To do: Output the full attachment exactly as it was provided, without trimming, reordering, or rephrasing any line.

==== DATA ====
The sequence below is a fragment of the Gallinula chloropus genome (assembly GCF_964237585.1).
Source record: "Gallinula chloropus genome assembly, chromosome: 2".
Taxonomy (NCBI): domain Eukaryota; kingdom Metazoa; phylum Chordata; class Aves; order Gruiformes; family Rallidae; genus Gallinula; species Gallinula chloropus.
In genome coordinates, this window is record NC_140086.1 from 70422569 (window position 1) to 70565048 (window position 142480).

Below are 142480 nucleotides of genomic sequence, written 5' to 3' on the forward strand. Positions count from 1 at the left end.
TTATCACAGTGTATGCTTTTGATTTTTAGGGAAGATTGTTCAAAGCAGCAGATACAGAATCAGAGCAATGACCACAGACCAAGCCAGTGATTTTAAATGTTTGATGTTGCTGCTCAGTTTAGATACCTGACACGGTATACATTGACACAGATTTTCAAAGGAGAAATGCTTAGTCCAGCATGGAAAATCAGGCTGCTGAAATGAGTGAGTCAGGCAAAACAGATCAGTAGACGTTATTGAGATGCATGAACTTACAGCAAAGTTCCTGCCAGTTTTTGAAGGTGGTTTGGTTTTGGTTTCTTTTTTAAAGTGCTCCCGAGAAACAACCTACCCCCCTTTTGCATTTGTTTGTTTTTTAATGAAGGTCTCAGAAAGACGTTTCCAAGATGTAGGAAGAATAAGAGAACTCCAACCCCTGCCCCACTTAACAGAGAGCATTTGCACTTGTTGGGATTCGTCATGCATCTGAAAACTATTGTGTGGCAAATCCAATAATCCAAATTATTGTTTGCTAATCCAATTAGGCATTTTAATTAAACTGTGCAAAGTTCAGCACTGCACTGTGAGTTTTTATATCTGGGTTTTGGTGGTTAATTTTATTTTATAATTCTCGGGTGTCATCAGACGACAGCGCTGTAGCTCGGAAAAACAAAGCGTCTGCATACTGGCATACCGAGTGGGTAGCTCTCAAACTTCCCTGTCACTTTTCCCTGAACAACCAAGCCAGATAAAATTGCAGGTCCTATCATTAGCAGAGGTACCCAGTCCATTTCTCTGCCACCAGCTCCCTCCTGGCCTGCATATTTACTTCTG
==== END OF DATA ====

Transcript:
The sequence below is a fragment of the Gallinula chloropus genome (assembly GCF_964237585.1).
Source record: "Gallinula chloropus genome assembly, chromosome: 2".
Taxonomy (NCBI): domain Eukaryota; kingdom Metazoa; phylum Chordata; class Aves; order Gruiformes; family Rallidae; genus Gallinula; species Gallinula chloropus.
In genome coordinates, this window is record NC_140086.1 from 70422569 (window position 1) to 70565048 (window position 142480).

Below are 142480 nucleotides of genomic sequence, written 5' to 3' on the forward strand. Positions count from 1 at the left end.
TTATCACAGTGTATGCTTTTGATTTTTAGGGAAGATTGTTCAAAGCAGCAGATACAGAATCAGAGCAATGACCACAGACCAAGCCAGTGATTTTAAATGTTTGATGTTGCTGCTCAGTTTAGATACCTGACACGGTATACATTGACACAGATTTTCAAAGGAGAAATGCTTAGTCCAGCATGGAAAATCAGGCTGCTGAAATGAGTGAGTCAGGCAAAACAGATCAGTAGACGTTATTGAGATGCATGAACTTACAGCAAAGTTCCTGCCAGTTTTTGAAGGTGGTTTGGTTTTGGTTTCTTTTTTAAAGTGCTCCCGAGAAACAACCTACCCCCCTTTTGCATTTGTTTGTTTTTTAATGAAGGTCTCAGAAAGACGTTTCCAAGATGTAGGAAGAATAAGAGAACTCCAACCCCTGCCCCACTTAACAGAGAGCATTTGCACTTGTTGGGATTCGTCATGCATCTGAAAACTATTGTGTGGCAAATCCAATAATCCAAATTATTGTTTGCTAATCCAATTAGGCATTTTAATTAAACTGTGCAAAGTTCAGCACTGCACTGTGAGTTTTTATATCTGGGTTTTGGTGGTTAATTTTATTTTATAATTCTCGGGTGTCATCAGACGACAGCGCTGTAGCTCGGAAAAACAAAGCGTCTGCATACTGGCATACCGAGTGGGTAGCTCTCAAACTTCCCTGTCACTTTTCCCTGAACAACCAAGCCAGATAAAATTGCAGGTCCTATCATTAGCAGAGGTACCCAGTCCATTTCTCTGCCACCAGCTCCCTCCTGGCCTGCATATTTACTTCTG